As I grow older I begin to think of rounding off my publications so to ensure the continued interest in and working of Schwalm whitework.
My book Basic Principles of Schwalm Whitework has been well received. Schwalm embroiderers like it and have it always at their fingertips. However, these embroiderers have also told me that the book’s project is much too ambitious for beginners.
And so, I took out small parts, described them in substantially more detail, and added many more step-by-step pictures. I now plan to offer four different lessons for beginners. They will allow one to learn – completely self directed – the extensive techniques of Schwalm whitework step by step. All instructions have been proofed by many students.
The publications are:
Lesson #1 – Happel Hearts
Lesson #2 – Tulip Wreath
Lesson #3 – Openwork Circle Design Ornaments
Lesson #4 – Needle-Weaving Band Sampler
Although the first lesson – Happel Hearts – has already been presented as an online class n, each of the lessons will be discussed in greater detail in future articles.
Lesson #1 will now be offered without my online help. However, for one to succeed it is important to learn about the materials used in Schwalm whitework. For that reason I will offer a kit containing all the needed supplies. (Details of the kit will be included in a future article.) For your convenience, the kit will include all supplies needed for lesson #1 and lesson #3. There will also be a small sample of the linen used in lesson #2.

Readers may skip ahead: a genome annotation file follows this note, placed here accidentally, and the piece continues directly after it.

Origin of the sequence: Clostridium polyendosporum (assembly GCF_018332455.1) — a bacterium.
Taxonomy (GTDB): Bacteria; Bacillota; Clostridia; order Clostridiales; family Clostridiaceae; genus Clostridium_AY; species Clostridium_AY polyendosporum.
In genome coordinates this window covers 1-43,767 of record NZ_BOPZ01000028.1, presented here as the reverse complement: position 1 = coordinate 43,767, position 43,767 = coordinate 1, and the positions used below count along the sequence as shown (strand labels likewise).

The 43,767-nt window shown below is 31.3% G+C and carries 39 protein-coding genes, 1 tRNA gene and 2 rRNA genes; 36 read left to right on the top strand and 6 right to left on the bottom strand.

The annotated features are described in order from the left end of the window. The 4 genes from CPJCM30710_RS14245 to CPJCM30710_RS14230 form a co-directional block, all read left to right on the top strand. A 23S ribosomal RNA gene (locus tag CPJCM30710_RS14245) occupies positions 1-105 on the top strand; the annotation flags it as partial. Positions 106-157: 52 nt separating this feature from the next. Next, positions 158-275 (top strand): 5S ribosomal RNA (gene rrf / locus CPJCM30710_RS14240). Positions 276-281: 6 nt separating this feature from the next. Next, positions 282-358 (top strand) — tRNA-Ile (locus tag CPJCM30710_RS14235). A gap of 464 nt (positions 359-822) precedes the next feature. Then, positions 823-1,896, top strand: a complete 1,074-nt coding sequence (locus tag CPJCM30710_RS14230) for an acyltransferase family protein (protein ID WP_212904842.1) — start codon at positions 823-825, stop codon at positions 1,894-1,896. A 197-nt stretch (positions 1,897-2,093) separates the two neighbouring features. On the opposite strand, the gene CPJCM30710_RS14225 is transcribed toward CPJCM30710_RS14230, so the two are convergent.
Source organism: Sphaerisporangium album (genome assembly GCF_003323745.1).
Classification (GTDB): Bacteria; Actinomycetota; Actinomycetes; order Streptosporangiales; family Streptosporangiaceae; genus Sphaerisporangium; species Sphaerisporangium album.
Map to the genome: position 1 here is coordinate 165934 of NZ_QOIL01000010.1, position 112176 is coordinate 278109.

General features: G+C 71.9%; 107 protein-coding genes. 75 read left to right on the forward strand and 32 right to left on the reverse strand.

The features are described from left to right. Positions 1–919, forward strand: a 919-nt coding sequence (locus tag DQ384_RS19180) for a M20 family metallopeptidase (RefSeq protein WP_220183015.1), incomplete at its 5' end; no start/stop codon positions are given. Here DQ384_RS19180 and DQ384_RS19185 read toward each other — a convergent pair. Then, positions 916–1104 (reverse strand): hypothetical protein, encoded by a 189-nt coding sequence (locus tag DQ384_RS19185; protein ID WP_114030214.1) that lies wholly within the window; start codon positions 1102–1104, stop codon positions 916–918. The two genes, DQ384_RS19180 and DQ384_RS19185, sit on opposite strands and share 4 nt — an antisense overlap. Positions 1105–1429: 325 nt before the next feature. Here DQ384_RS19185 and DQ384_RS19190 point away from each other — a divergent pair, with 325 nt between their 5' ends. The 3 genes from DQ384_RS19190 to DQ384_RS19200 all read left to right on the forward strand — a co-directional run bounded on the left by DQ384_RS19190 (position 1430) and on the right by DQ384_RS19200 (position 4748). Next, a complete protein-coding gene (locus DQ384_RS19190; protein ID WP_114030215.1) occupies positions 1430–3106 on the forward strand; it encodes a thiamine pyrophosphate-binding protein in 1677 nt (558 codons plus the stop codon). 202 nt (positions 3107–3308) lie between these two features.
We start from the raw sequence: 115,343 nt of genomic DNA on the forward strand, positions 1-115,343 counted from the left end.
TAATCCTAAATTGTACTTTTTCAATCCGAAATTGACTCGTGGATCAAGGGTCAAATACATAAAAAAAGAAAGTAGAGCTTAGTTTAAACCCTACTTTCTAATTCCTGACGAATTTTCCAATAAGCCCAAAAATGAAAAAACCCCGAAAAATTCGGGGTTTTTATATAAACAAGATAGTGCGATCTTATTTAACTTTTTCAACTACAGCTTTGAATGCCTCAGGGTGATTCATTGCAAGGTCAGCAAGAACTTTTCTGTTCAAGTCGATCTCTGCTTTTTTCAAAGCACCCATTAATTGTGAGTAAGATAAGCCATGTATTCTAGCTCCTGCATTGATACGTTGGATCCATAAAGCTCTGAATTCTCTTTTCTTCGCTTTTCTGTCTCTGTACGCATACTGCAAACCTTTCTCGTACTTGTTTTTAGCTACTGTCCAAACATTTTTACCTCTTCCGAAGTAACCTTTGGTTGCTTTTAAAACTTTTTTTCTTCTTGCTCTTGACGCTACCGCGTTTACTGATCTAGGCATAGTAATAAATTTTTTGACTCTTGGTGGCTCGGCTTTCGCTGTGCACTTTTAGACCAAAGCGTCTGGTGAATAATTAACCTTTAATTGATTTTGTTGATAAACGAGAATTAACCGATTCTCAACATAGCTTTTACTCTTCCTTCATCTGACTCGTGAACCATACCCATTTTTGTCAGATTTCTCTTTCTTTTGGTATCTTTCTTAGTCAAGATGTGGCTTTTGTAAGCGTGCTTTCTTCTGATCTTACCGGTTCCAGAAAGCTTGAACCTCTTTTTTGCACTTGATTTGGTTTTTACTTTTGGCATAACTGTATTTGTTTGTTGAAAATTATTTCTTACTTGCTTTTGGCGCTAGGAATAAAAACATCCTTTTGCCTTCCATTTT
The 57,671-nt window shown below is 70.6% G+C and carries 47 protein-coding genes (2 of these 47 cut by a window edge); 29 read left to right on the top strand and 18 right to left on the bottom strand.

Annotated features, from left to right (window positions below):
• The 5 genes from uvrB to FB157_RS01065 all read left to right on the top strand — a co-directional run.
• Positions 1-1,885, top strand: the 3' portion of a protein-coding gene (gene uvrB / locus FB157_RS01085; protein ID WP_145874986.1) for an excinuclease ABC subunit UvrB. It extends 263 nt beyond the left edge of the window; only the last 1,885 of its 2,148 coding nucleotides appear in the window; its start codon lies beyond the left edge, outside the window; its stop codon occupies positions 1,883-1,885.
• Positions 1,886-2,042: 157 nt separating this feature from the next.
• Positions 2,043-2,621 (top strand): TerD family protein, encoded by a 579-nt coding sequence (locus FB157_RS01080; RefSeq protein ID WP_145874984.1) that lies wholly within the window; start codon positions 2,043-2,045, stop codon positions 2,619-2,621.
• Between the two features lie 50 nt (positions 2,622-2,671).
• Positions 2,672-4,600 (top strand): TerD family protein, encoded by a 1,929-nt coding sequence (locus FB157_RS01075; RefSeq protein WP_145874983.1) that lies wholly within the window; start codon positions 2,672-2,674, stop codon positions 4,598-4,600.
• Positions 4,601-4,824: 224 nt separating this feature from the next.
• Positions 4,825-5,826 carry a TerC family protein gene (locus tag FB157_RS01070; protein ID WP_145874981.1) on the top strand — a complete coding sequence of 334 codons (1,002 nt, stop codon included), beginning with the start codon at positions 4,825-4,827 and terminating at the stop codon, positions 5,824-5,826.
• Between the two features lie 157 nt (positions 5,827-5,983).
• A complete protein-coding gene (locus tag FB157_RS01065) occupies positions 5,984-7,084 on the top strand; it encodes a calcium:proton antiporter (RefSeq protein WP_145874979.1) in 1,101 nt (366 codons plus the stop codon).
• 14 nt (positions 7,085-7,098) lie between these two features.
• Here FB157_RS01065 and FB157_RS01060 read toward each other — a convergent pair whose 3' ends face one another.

A newcomer to Schwalm whitework should absolutely start their studies with lesson #1. After completing this lesson, one can choose to continue either with lesson #2 or with lesson #3. Lesson #4 is a stand-alone unit that only requires some basic knowledge of embroidery.
The lesson booklets are also well suited for Schwalm teachers. The step-by-step instructions and many pictures will enhance and support a teacher’s lesson.
A word about the linen, Schwalm whitework is a combination of surface embroidery and drawn thread work. It is worked on densely woven pure linen. The dense weave enables perfect surface embroidery like leaves, stems, small flowers, eyelets, and tendrils. And withdrawing threads facilitates stitching the filling patterns into the shapes.
The most widely used linen for Schwalm whitework is linen with 16 threads per cm (Weddigen article 925). But for beginners it is difficult to withdraw the fabric threads of this linen. So all lessons (#1, #3, and #4) that deal mostly with this subject are worked on linen with a lower thread count – 13.5 threads per cm (Weddigen article 160).
One of the goals of lesson #2 was to learn how to embroider on the finer linen. But in the proofing tests some of the ladies found it difficult to use this linen. So the lesson was redesigned. Now the same design and the same steps can be worked optionally on either the 16 threads per cm or the 13.5 threads per cm linen. As mentioned above, the kit for lesson #1 will also include a small sample piece of linen with16 threads per cm.
Please anticipate more information on the individual lessons soon.
All booklets and kits are ready for purchase, however they have not yet been added to my online shop. If you would like to purchase or have any questions regarding these items, please email me at firstname.lastname@example.org.